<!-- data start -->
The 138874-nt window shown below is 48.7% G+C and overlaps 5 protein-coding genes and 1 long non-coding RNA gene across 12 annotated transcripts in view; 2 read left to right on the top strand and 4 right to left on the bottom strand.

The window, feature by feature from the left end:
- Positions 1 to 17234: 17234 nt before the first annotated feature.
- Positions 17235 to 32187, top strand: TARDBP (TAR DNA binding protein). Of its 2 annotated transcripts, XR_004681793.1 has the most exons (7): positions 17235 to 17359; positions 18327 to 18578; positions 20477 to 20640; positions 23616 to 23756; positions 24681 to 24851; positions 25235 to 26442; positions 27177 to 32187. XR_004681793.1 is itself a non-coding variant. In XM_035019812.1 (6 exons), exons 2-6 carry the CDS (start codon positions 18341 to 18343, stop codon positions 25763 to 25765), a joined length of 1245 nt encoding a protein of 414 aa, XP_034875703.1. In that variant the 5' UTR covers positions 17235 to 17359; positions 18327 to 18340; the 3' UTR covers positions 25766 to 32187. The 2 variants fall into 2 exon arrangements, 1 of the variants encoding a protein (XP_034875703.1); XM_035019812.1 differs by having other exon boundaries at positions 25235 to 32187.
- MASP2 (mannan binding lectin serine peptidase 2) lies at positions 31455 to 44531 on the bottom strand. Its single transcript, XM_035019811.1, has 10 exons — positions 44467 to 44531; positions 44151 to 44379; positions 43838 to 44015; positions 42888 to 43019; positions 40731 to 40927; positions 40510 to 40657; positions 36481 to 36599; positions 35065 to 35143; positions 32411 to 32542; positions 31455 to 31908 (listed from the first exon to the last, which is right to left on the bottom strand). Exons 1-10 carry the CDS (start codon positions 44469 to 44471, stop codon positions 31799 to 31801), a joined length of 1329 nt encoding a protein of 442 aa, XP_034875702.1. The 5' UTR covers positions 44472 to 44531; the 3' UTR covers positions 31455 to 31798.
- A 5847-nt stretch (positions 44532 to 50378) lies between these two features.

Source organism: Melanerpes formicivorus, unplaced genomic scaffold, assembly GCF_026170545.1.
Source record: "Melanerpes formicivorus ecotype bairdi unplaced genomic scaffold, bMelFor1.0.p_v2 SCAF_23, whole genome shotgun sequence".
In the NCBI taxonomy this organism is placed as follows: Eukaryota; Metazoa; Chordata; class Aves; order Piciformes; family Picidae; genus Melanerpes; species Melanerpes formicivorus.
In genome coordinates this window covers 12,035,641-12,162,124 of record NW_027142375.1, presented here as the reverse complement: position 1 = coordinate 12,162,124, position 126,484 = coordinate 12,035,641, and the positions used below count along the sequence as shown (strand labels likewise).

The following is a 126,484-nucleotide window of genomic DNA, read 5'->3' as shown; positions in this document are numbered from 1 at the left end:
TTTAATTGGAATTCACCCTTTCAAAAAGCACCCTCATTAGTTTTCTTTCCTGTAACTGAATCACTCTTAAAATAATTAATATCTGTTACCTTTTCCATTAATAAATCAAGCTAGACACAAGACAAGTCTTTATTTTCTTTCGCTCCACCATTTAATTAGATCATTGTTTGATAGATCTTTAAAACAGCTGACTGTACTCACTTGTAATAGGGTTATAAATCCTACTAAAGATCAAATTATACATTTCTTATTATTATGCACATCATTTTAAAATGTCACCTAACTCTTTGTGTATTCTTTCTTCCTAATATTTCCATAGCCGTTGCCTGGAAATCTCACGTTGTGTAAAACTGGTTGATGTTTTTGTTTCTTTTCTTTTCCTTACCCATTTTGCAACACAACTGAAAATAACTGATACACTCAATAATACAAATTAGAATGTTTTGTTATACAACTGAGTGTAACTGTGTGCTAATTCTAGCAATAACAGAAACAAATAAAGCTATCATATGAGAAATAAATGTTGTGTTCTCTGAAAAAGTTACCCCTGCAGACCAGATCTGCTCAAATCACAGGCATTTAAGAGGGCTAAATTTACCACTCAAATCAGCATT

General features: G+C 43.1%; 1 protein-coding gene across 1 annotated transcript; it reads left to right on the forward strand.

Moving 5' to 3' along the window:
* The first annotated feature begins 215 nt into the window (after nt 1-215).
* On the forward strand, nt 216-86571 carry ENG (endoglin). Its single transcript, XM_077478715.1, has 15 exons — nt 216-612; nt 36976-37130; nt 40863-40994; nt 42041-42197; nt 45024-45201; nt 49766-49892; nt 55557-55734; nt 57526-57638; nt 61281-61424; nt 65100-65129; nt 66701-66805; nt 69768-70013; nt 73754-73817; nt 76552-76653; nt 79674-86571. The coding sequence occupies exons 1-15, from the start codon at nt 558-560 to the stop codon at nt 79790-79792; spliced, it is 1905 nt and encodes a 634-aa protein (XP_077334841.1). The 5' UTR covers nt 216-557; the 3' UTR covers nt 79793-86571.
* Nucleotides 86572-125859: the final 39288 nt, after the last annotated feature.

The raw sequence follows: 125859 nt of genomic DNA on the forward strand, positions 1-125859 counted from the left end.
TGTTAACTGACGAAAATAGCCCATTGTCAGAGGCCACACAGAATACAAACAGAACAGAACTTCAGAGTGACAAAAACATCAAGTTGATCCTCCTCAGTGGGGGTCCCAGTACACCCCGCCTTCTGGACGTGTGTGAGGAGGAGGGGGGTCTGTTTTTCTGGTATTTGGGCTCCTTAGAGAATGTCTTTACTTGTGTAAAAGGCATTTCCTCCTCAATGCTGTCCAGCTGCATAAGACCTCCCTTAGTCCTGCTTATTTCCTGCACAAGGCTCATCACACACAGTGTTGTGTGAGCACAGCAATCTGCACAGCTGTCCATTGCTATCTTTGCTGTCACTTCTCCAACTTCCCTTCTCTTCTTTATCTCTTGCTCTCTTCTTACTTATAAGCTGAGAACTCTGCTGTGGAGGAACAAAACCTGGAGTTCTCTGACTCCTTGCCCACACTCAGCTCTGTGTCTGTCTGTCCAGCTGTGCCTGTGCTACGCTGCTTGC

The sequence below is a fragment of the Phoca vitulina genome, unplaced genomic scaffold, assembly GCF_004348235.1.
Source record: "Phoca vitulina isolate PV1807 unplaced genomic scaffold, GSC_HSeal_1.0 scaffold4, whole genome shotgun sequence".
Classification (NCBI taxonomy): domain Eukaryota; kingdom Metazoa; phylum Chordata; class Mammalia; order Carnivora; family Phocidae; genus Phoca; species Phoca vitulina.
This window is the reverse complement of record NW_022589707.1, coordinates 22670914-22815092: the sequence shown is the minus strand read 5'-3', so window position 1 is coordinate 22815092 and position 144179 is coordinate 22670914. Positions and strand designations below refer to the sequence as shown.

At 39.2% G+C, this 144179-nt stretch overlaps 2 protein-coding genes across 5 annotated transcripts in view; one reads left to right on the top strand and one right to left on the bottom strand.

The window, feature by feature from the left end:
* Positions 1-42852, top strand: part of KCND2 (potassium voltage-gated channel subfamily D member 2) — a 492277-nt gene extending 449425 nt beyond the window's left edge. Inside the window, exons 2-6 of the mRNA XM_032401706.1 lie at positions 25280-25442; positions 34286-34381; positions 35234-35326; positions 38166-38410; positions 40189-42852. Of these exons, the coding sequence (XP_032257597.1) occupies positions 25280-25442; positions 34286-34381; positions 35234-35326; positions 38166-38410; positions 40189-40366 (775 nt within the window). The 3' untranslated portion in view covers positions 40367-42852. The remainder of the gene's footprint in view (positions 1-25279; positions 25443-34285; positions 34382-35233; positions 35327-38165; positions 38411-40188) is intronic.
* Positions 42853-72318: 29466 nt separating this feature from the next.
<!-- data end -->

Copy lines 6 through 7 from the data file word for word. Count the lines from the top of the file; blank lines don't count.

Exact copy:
- A 5847-nt stretch (positions 44532 to 50378) lies between these two features.

Source organism: Melanerpes formicivorus, unplaced genomic scaffold, assembly GCF_026170545.1.